Work on my little Honda goes on until the night. With head torches donned, a small crack team of friendly mechanics chums set about rectifying a rectifier issue. Naturally, passers-by offer to muck in, only accepting a chilled beer from the cool box as payment.

People chat bikes, adventures and swap tales of breakdowns over a drink at the large outdoor bar, with the banter and relentless mickey taking getting more furious as the night passes. It’s all so refreshingly un-serious and laid back, despite the threat of thunderstorms and rain.

Tricky conditions

Malle Mile festivalgoers are awoken early by the sound of torrential precipitation beating down on the flimsy plastic of tent flysheets. The ground is absolutely sodden and the clouds refuse to let up throughout most of Saturday.

But as the invite says, ‘if it rains, we make mud’ and mud is exactly what is made. The first race is an all-out sprint and comprises of a 1/8-mile grass track that sees two machines go head-to-head in a simple knockout format.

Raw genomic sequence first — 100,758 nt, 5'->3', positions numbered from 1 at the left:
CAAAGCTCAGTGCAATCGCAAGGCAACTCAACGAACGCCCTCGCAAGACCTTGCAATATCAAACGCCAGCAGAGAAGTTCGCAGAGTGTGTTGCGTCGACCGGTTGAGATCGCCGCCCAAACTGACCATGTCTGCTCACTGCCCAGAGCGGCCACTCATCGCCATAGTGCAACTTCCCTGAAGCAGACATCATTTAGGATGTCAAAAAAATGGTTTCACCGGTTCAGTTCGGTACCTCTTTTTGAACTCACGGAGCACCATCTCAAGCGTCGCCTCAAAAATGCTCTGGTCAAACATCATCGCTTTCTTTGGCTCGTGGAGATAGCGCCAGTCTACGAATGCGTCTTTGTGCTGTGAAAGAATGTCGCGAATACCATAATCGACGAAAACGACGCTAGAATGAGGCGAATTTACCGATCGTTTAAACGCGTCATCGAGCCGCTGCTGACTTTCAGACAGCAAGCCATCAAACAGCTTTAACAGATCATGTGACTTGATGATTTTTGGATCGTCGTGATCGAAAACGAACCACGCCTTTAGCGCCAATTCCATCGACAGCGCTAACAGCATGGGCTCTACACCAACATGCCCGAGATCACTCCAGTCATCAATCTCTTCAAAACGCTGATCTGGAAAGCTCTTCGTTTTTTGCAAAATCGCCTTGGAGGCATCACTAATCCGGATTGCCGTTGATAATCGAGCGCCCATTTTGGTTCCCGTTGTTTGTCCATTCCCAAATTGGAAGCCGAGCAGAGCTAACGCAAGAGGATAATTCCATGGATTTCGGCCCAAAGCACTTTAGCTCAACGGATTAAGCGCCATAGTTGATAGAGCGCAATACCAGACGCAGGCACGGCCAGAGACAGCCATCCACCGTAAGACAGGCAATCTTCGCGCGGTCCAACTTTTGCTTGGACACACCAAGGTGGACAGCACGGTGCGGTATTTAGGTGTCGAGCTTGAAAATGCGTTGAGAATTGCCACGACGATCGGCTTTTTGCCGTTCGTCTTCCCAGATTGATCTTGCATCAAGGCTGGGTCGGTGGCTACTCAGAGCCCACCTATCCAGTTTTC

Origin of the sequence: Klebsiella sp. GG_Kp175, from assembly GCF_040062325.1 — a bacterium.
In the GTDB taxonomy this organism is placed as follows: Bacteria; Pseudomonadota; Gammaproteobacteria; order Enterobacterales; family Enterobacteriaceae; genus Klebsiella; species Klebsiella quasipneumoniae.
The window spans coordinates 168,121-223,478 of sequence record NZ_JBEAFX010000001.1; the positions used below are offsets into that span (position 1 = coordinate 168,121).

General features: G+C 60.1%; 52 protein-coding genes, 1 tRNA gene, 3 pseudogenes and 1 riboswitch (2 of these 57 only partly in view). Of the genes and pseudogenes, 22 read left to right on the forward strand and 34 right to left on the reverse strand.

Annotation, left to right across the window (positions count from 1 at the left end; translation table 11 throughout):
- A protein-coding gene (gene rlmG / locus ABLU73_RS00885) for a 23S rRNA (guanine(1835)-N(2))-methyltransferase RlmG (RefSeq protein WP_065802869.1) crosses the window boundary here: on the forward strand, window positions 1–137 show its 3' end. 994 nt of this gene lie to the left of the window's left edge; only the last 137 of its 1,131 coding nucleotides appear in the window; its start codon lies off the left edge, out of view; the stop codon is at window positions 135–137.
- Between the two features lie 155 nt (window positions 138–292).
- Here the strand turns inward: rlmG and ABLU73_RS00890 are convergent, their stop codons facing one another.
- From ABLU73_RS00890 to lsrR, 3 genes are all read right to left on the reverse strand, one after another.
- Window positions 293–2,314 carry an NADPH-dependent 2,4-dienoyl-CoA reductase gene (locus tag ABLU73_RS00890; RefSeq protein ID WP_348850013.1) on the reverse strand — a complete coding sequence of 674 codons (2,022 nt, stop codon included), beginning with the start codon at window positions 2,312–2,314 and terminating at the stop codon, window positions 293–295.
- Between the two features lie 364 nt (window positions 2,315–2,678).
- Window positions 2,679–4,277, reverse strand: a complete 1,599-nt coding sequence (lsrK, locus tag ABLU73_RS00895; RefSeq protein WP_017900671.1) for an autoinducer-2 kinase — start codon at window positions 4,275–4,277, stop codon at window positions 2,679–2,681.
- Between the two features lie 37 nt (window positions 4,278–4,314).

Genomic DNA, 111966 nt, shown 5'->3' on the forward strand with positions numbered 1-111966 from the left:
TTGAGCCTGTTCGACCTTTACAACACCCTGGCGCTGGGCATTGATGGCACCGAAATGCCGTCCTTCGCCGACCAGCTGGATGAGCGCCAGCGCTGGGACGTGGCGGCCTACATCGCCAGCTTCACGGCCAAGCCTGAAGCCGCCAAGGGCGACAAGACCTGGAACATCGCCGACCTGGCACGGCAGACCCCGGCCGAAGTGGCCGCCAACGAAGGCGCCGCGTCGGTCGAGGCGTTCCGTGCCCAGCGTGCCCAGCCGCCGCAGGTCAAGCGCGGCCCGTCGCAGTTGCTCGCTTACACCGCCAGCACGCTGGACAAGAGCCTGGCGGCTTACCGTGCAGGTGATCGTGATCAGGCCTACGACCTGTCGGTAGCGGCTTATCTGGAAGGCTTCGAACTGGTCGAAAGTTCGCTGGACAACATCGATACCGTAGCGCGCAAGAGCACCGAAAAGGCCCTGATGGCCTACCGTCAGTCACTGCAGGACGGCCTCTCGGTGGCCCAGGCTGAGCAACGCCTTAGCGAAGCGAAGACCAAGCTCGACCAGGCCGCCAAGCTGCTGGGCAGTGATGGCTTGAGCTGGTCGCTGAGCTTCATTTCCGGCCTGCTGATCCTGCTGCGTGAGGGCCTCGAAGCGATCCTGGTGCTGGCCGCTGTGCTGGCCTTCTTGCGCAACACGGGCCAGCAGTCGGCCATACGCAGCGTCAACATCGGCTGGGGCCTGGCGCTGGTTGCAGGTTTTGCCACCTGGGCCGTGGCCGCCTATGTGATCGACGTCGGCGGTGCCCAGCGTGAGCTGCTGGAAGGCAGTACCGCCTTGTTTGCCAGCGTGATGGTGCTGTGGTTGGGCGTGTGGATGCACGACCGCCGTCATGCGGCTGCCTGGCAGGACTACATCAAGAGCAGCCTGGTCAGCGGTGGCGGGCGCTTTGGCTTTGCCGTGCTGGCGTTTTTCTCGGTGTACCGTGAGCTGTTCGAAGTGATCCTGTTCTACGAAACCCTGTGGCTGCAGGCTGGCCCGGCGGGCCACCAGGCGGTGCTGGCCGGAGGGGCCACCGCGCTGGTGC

Races start at the drop of the flag
(Will van Wingerden/Comex Visuals)

The novice class is up first and racers must adopt a “1950s rules” start: left hand on the helmet, kicking down into first and dumping the clutch only when the start flag is waved.

It only takes a few machines tearing along the surface to turn it into a quagmire. By the time the lightweights, scramblers and custom bikes have a go, the track looks like the Somme.

But this doesn’t stop the fun and the grins plastered across muddy faces can be seen from space. Even the spectators have consigned themselves to a weekend of soaked skin and the cheers grow louder with every crash, tumble and breakdown.

There are absolutely no prizes at stake here, meaning every race is approached with a friendly spirit and it doesn’t matter the skill of the rider or the state of the machine.

Two comperes sat in the rear of a heavily modified Land Rover commentate throughout the day and not a single rider escapes a good old-fashioned ribbing over the loud speakers.

One rider is dubbed “Yoga Pants” due to his very fitting blue motocross trousers, while another is a victim of at least ten minutes of jokes and jibes due to his selection of a tank top, which the commentators claim show off his muscular arms. The crowd is in stitches.

The races take a lot of organisation
(Will van Wingerden/Comex Visuals)

The day continues with a 1/8-mile slalom hill climb, Moto Polo (it does exactly what it says on the tin) and the Malle 100 – by far my favourite race of the day and scene of several hilarious tumbles, shameless showboating and some very skilled riding.